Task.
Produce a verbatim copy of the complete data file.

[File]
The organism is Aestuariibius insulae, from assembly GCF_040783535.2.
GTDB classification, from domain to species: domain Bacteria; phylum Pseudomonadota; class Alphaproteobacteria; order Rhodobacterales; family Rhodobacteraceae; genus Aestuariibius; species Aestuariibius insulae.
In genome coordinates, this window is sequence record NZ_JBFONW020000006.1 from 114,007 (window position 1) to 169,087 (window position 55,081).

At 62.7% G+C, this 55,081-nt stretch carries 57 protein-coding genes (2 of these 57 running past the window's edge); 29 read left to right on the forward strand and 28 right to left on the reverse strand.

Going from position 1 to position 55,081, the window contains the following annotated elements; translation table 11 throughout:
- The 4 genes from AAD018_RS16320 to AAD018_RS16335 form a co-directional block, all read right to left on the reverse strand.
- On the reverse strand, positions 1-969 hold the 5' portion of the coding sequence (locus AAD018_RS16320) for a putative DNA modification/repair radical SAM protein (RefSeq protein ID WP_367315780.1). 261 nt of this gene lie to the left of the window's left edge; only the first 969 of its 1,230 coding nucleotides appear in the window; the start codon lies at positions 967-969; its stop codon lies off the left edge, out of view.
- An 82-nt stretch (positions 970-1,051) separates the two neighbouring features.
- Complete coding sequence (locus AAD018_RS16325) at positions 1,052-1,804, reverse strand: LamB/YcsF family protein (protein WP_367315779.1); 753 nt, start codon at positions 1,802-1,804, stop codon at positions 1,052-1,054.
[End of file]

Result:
The organism is Aestuariibius insulae, from assembly GCF_040783535.2.
GTDB classification, from domain to species: domain Bacteria; phylum Pseudomonadota; class Alphaproteobacteria; order Rhodobacterales; family Rhodobacteraceae; genus Aestuariibius; species Aestuariibius insulae.
In genome coordinates, this window is sequence record NZ_JBFONW020000006.1 from 114,007 (window position 1) to 169,087 (window position 55,081).

At 62.7% G+C, this 55,081-nt stretch carries 57 protein-coding genes (2 of these 57 running past the window's edge); 29 read left to right on the forward strand and 28 right to left on the reverse strand.

Going from position 1 to position 55,081, the window contains the following annotated elements; translation table 11 throughout:
- The 4 genes from AAD018_RS16320 to AAD018_RS16335 form a co-directional block, all read right to left on the reverse strand.
- On the reverse strand, positions 1-969 hold the 5' portion of the coding sequence (locus AAD018_RS16320) for a putative DNA modification/repair radical SAM protein (RefSeq protein ID WP_367315780.1). 261 nt of this gene lie to the left of the window's left edge; only the first 969 of its 1,230 coding nucleotides appear in the window; the start codon lies at positions 967-969; its stop codon lies off the left edge, out of view.
- An 82-nt stretch (positions 970-1,051) separates the two neighbouring features.
- Complete coding sequence (locus AAD018_RS16325) at positions 1,052-1,804, reverse strand: LamB/YcsF family protein (protein WP_367315779.1); 753 nt, start codon at positions 1,802-1,804, stop codon at positions 1,052-1,054.